Paul Oster appears on the Wall Street Journal’s Daily Wrap Show

Paul Oster, CEO of Better Qualified, appears on the Wall Street Journal’s Daily Wrap Show hosted by Michael Castner. The show is heard on over 100-radio stations coast to coast. In this informative interview Paul talks about improving, protecting and monitoring your credit score on a regular basis as well as the secrecy behind how your credit scores are determined.

What are the Different Credit Score Ranges? Bad to Excellent and Everything In Between

by Mike on November 5, 2012

Your credit score is important. Very important. That three-digit figure is so influential that it determines your eligibility for credit cards, home and auto loans, student loans, apartment rentals and even some jobs. It’s vital to know your credit score range so you can decide which loans to apply for, know when you’re settling for less than you could get and, if necessary, take steps to rehabilitate your FICO score.

Your credit score gives lenders an idea of whether they can rely on you to pay back your debts. It follows that your credit history, past and present, is among the data that credit bureaus use to calculate your score. If you’d like to get a grip on your score’s implications, read on: the nerds will clarify the finer points.

Lower score, higher interest

More than determining your eligibility for a loan, your score affects the cost to you, too. In fact, the score and the interest you pay are inversely proportional, roughly at a one-to-one ratio. So, as you boost your score, your monthly payments will generally decrease at the same rate.

Let’s say you want to get some new wheels. To finance your slick new ride, you take out a 60-month fixed-rate auto loan of $15,000.  If your score is in the gutter, say a 610, you’d pay $357 a month, according to myFICO.com. The guy next to you in the lot, with the Ray Bans on, has a superb score of 800. His score is about 30% better than yours—31.15% better, to be precise—as his monthly payment, at just $277, a 28.88% markdown.

It’s clear that you’d rather be that other guy, who pays on time and keeps his debts low.  Because once you start digging yourself a hole with late payments, it becomes harder to climb out, with the high rates weighing you down.

Understand your FICO score

The breakdown of credit score ranges is as follows:

<630: Bad credit

You likely landed her because of bankruptcy, or because you’ve missed payments consistently—or, as is often the case with younger folks, you have no credit history at all. You’ll face higher interest rates and fees, and your choice of credit card is restricted. If you find yourself in this bracket and still want a credit card, a secured card is likely your best bet.

630-689: Fair (average) credit

Your score is average, and it’s probably because you have too much “bad” debt. If you’re holding onto some credit card debt or if your balance often grazes your credit limit, bureaus won’t trust you, and therefore lenders won’t either.

690-719: Good credit

Your rates are low, and you can choose from most cards, including those that earn rewards.

720-850: Excellent

If you’re in this bracket, take a look at cards with great fringe benefits. American Express, for example, offers premium cards that better accommodate the ritzy life.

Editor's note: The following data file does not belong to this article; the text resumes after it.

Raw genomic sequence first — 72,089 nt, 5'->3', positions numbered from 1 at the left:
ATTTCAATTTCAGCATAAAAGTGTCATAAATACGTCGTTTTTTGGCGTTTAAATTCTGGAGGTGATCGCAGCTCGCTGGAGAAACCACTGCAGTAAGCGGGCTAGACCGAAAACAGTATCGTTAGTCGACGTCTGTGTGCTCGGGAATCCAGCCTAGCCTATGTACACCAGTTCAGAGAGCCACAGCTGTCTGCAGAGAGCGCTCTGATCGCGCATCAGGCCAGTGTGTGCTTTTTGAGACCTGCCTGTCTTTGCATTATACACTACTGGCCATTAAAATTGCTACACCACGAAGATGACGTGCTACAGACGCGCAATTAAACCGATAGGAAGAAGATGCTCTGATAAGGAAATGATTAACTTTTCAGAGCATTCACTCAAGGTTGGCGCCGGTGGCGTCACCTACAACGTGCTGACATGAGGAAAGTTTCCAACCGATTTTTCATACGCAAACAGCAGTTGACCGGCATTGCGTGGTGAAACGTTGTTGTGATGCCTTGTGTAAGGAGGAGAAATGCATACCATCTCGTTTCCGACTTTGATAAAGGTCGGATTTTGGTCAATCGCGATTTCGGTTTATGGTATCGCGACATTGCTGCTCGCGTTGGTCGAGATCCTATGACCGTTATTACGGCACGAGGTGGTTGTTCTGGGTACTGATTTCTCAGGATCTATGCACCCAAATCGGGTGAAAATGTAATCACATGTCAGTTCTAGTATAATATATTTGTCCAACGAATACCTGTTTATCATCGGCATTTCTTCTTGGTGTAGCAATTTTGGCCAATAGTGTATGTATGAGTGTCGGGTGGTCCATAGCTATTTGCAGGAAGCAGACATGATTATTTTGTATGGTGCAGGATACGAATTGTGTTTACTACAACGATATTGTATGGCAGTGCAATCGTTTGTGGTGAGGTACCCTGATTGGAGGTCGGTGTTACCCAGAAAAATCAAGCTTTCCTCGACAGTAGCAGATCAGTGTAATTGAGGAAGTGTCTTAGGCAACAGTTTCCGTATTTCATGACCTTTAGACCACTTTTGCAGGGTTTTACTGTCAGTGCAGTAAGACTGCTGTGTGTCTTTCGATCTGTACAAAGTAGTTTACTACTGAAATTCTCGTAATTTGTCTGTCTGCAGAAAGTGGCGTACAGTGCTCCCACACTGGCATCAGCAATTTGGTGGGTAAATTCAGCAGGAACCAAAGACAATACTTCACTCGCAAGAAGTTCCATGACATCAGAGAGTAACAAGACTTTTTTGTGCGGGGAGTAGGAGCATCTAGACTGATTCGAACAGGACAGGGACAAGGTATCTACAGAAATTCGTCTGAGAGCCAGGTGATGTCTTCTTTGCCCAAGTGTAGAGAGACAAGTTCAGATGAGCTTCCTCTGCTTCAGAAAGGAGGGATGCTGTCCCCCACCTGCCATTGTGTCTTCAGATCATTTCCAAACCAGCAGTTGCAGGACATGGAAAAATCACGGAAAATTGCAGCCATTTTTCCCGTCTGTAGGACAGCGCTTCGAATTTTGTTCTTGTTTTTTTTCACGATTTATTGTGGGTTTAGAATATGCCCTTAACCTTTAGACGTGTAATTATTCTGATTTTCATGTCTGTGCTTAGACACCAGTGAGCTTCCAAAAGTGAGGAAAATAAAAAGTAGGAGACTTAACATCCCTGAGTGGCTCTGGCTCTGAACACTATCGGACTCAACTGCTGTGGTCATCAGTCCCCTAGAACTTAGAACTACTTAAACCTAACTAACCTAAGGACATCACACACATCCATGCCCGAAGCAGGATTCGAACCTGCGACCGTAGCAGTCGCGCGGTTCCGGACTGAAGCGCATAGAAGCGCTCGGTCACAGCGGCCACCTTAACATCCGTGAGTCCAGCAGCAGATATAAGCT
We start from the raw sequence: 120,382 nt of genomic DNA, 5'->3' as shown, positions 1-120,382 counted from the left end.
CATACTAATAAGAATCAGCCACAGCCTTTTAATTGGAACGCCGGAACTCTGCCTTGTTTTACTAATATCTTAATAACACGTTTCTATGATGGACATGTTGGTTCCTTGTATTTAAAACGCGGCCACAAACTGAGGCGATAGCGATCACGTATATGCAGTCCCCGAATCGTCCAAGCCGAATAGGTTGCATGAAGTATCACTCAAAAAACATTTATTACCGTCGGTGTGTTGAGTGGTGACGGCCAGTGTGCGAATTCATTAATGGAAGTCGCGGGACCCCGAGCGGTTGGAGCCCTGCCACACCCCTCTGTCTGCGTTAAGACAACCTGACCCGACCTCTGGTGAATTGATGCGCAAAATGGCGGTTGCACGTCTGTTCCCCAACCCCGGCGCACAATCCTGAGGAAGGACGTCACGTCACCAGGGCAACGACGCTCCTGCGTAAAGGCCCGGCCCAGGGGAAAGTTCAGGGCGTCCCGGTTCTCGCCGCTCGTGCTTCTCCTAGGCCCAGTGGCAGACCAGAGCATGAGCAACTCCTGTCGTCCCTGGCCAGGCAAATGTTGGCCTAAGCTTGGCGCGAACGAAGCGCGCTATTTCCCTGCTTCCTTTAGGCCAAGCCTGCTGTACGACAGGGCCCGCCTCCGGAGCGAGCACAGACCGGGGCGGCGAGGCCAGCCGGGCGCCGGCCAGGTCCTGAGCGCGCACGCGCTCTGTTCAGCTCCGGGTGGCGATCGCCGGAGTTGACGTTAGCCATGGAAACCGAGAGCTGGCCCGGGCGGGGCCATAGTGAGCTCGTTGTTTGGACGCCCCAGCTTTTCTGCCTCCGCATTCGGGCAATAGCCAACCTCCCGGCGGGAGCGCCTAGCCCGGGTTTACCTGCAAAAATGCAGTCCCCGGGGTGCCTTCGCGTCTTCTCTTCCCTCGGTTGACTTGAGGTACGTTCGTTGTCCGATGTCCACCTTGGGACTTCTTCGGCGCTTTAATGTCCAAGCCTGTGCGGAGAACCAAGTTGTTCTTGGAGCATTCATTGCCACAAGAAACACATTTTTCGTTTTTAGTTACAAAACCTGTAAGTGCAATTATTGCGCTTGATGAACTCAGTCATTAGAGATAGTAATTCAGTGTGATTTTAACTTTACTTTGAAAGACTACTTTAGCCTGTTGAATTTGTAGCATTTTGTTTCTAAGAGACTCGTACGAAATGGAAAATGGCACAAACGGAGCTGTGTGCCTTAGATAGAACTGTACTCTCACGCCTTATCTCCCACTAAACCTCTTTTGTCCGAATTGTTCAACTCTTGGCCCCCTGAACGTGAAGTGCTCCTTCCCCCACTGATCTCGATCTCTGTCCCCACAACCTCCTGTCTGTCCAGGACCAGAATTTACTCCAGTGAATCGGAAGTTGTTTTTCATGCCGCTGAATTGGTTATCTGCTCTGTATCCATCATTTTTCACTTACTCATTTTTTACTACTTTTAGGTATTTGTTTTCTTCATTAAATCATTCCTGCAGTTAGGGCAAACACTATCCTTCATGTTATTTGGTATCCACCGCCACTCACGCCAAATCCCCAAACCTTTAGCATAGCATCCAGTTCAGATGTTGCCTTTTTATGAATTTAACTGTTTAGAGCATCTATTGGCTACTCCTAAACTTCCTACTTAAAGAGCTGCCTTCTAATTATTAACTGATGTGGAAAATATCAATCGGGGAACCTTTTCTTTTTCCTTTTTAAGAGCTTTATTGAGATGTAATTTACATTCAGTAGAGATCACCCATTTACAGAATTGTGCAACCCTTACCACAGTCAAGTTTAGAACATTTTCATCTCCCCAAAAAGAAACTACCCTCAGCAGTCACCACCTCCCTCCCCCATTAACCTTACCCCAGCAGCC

Although these four categories are the standard, credit scores are still somewhat fluid, especially since the recession began. Since 2007, scores’ effect on consumers has become more severe, too, according to Paul Oster, the CEO of Better Qualified, LLC, which specializes in business and consumer credit services. “The impact of scores has changed dramatically,” Oster wrote in an e-mail. “Consumer’s credit scores can cost or save them hundreds of dollars a month.  The ‘magic number’ has been increasing since the ‘R’ [the recession].

I know that 5 years ago 620 was a good benchmark, then it went to 640, 680, 720, and now 740. The average credit score is around a 685. Remember that scores are fluid and changing all the time. Studies show that individuals with an average credit score would reduce card finance charges by $76 annually if they raised their score by 30 points.”

For more detail on each bracket and more information about credit reports and safe credit practices, check out another of our articles.

3) The future of your score: the Consumer Financial Protection Bureau and you

Although scores generally follow the pattern above, the system can be a bit more complicated. The reason being that there isn’t one federal standard for a score.  Rather, credit scores are a business, and FICO is simply the biggest in the field. “The credit bureaus are privately held, for profit companies, that are loosely regulated by the FTC,” Oster said.

It follows that your credit score is sometimes tough to pin down. Although lenders will most often work with FICO, they may also use scores by Vantage, CreditPlus, and more. Some of these scores even break from the standard 300-850 scale. The VantageScore, for example, uses a range of 501 to 900.  Your score might be different from one bureau to another not only because of a unique range but also because each agency uses a unique model for each credit product. Some agencies may weigh one variable more heavily than others.

This variability and the lack of transparency provoked the federal government to act. Last year, the Consumer Financial Protection Bureau opened its doors to make credit less opaque to consumers.

Lately, the Bureau has been conducting a study of the range and variability of different credit scores. The group is concerned that a consumer might apply for a loan he or she reasonably expects to receive—given one particular credit score—and then be denied—because of another score—therefore wasting time and money in the process.

The Dodd-Frank Act of 2010, too, is doing its best to make credit scores more transparent. The Act requires that lenders provide scores to consumers whenever they use a risk-based pricing model—the model that determines your interest or insurance rate.

Still, for most, there’s no need to panic. The variability, while there, likely affects a very particular group of consumers, those who generally straddle two brackets. Regardless of the scoring system, the same general principles apply: pay on time and keep your balances low.